Although Disney may currently be experiencing lower TV ratings than last year, Clemson’s defeat over Alabama in the NCAA National Championship was a win for the company.
Despite the game being a thrilling encounter — with Clemson grabbing a 35-31 win over Alabama in the final seconds of the game — it couldn’t marshal enough numbers to match past years in TV ratings.
According to Variety, Nielsen’s early ratings put the household rating at 15.3, a drop from 15.8 in 2016. Given that 2015 ratings were 15% higher, this was yet another decline.
Starting with the 2014 season, ESPN had paid about $608 million per year for 12 years to have the rights for the biggest matches in college football, including the contract bowls.
The seven million cable subscribers that ESPN lost between 2013 and 2015 slashed a whopping $1.3 billion from Disney’s overall revenues at a time when the company had forecasted steady cable subscription growth over time.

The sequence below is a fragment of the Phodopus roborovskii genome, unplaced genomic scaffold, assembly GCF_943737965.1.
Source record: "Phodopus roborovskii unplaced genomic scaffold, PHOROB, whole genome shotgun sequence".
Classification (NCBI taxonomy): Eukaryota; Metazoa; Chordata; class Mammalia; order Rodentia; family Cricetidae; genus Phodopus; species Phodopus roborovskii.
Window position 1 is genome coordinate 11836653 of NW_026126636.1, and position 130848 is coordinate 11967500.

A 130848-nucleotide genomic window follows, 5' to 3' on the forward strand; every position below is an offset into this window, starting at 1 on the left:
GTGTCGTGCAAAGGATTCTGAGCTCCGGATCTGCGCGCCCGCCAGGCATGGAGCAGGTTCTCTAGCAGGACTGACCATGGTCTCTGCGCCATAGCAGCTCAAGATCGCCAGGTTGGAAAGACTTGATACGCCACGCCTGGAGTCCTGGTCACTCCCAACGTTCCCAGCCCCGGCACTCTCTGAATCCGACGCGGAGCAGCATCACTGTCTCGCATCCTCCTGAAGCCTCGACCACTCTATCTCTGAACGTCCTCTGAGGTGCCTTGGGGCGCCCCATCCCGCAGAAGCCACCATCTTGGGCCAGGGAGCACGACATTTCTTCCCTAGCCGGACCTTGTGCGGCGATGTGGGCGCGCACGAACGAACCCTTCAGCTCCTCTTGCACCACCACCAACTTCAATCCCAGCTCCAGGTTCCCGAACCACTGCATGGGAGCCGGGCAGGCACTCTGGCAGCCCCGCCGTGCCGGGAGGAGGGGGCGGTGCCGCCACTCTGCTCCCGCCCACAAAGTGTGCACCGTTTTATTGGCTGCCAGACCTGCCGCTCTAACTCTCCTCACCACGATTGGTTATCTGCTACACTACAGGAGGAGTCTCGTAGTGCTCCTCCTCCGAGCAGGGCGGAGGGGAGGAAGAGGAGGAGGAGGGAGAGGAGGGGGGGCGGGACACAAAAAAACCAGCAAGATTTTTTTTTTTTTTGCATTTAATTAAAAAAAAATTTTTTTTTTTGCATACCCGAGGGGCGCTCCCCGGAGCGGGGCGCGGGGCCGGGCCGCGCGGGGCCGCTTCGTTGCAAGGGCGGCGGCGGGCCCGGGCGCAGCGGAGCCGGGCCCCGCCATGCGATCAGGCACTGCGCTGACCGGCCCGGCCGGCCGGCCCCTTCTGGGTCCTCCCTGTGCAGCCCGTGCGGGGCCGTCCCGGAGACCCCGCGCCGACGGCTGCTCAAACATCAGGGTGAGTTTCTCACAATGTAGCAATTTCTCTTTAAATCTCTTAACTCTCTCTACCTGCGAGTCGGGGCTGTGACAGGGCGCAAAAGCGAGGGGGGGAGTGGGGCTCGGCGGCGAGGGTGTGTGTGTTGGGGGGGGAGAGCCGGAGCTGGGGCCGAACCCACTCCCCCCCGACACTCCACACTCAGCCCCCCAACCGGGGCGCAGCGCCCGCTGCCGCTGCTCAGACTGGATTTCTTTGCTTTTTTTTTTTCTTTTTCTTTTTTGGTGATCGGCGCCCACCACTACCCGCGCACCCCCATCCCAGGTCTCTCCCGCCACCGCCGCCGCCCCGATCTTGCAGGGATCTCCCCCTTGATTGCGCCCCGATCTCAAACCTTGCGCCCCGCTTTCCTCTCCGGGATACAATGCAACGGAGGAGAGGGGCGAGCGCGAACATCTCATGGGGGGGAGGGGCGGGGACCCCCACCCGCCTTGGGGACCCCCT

This unexpected and sharp drop has made Disney start to looking at streaming as their next source of income. In acknowledgment of this as the future of live sports, last summer ESPN bought a stake in BAM Tech for $1 billion.
And this is where the blessing in disguise comes in for Disney: as far as the championship game is concerned, streaming is experiencing higher numbers faster than television is losing them.
The streaming of the 2017 game clocked 710,000 in average audience numbers, a record for ESPN and a 21% rise from 2016, which was also up 23% from 2015. Although ad income from online streaming may be just a small part of what Disney earns from TV advertising, it goes a long way toward realizing maximum returns on the $608 million that Disney is paying per year for the TV rights.
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